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Discussion Starter · #9 ·
The slippage issue. Looks like it has a rubber tyre on one of the driving wheels in the tender. If this is on the inside of a curve wheel slip occurs. Seeing's that my son only has a 6x4 track I have turned the loco around so that the rubber tyre is on the outside of the bends and this has resolved the wheel slippage.
 

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If the wheels are slipping, you need to add traction tyres or add weight to the section above the drive wheels - in this case the tender. Add some lead shot or fishing weights under the coal load.

Program the decoder to start off slowly, building up speed steadily. Try setting the acceleration delay to about 15 and see if it makes a difference.
 

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I have a flying scotsman and it worked fine and suddenly started skidding and slipping everywhere. One of the tyres had come off, and luckily was conviniently lying by the track so i put it back on (took bloody ages) and it worked fine for about 5mins until the tyre came off again.

Also, the tenders wheel sets seem to float and flex in a way that means that they derail very easily. They look like they are railed on one side, but on the other side its not resting on the rail and it is spinning. In this situation, it is easier to just take the tender off and put it back on. Also, the scotsman cant go round 1st radius curves, this causes it to derail in that annoying way where you cant see that it has derailed and it slips...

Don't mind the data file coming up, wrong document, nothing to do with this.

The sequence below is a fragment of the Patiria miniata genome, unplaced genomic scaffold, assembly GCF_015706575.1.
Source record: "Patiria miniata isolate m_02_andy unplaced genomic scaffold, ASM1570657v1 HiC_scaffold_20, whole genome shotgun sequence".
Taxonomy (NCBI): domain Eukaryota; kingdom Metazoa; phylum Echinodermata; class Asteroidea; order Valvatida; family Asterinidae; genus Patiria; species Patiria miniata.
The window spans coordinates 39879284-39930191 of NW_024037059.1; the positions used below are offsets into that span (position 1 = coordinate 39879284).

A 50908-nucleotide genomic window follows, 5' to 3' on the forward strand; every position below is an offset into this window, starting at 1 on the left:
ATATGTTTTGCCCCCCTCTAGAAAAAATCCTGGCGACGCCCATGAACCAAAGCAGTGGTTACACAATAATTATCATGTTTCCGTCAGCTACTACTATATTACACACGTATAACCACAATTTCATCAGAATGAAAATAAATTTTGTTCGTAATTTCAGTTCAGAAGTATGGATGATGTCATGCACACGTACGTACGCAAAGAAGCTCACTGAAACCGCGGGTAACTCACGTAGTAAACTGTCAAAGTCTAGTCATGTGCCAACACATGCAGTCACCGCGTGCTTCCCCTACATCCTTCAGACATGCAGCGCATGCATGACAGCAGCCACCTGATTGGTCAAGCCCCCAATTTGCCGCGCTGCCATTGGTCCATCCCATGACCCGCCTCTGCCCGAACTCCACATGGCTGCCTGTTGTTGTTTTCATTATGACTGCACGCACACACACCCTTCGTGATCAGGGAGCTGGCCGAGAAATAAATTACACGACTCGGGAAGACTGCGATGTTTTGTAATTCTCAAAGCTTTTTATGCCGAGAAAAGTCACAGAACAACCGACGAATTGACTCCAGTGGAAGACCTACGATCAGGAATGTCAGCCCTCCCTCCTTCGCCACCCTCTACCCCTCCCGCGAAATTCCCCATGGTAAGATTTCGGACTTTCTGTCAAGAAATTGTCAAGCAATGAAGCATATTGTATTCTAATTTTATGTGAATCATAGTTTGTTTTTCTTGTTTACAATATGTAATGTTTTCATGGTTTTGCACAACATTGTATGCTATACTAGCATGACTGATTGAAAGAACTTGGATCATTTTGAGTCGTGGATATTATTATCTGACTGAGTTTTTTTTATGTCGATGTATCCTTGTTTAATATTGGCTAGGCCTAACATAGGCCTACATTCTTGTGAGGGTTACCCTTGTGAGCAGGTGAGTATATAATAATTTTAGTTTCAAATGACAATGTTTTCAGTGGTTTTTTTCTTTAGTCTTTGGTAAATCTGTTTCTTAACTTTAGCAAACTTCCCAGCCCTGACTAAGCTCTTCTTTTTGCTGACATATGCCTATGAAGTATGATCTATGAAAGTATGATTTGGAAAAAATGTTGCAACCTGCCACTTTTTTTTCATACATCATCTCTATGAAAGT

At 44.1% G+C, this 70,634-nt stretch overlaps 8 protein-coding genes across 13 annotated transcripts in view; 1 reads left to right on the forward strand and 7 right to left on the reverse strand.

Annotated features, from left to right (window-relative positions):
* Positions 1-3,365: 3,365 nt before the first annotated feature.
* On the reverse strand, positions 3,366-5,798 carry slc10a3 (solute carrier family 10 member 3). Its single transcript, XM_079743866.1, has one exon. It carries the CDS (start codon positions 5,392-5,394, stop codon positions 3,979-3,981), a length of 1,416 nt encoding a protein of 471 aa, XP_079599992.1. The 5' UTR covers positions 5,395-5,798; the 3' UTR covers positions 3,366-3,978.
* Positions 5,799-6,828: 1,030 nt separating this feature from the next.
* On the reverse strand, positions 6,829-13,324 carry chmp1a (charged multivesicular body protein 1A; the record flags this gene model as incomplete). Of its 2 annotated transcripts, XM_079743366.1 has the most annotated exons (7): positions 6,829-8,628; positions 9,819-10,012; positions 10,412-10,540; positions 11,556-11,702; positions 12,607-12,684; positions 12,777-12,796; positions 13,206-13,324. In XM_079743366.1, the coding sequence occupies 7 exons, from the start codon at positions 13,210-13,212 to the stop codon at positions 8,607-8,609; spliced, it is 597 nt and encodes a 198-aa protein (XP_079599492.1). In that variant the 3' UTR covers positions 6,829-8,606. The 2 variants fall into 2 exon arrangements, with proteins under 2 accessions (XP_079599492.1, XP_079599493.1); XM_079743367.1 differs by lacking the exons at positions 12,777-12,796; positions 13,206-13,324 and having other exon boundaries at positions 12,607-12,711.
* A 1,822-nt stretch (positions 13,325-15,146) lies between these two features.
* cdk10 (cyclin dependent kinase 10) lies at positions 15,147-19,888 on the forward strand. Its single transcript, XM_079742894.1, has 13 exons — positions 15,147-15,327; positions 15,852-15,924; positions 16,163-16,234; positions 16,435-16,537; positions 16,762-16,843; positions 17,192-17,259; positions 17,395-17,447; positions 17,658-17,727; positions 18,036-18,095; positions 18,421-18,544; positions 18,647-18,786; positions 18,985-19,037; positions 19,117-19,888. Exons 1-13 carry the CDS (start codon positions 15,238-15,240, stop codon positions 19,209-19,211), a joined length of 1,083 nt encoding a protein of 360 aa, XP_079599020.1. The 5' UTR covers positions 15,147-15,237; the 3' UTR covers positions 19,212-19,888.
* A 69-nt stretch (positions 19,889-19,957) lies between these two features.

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QUOTE (hoarp001 @ 31 Dec 2006, 02:15) <{POST_SNAPBACK}>I have a flying scotsman and it worked fine and suddenly started skidding and slipping everywhere. One of the tyres had come off, and luckily was conviniently lying by the track so i put it back on (took bloody ages) and it worked fine for about 5mins until the tyre came off again.

Also, the tenders wheel sets seem to float and flex in a way that means that they derail very easily. They look like they are railed on one side, but on the other side its not resting on the rail and it is spinning. In this situation, it is easier to just take the tender off and put it back on. Also, the scotsman cant go round 1st radius curves, this causes it to derail in that annoying way where you cant see that it has derailed and it slips...

Once a traction tyre (tire to keep Dennis happy - TIC) has come off it will have streatched and as you have found out will keep comming off. Usually this means it was either overstreatched when fitted or has become hard through oil & dirt contamination with use. The nylon type ones are more prone to hardening than the rubbery ones.

Regarding the derailing of the tender - try checking the "back to backs" & make sure that all the traction tyres are seated evenly in the grooves.

Please let us know how you get on.
 

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Discussion Starter · #13 ·
Added a piece of sheet lead under the coal. Slowed the engine down but apart from that it works a treat.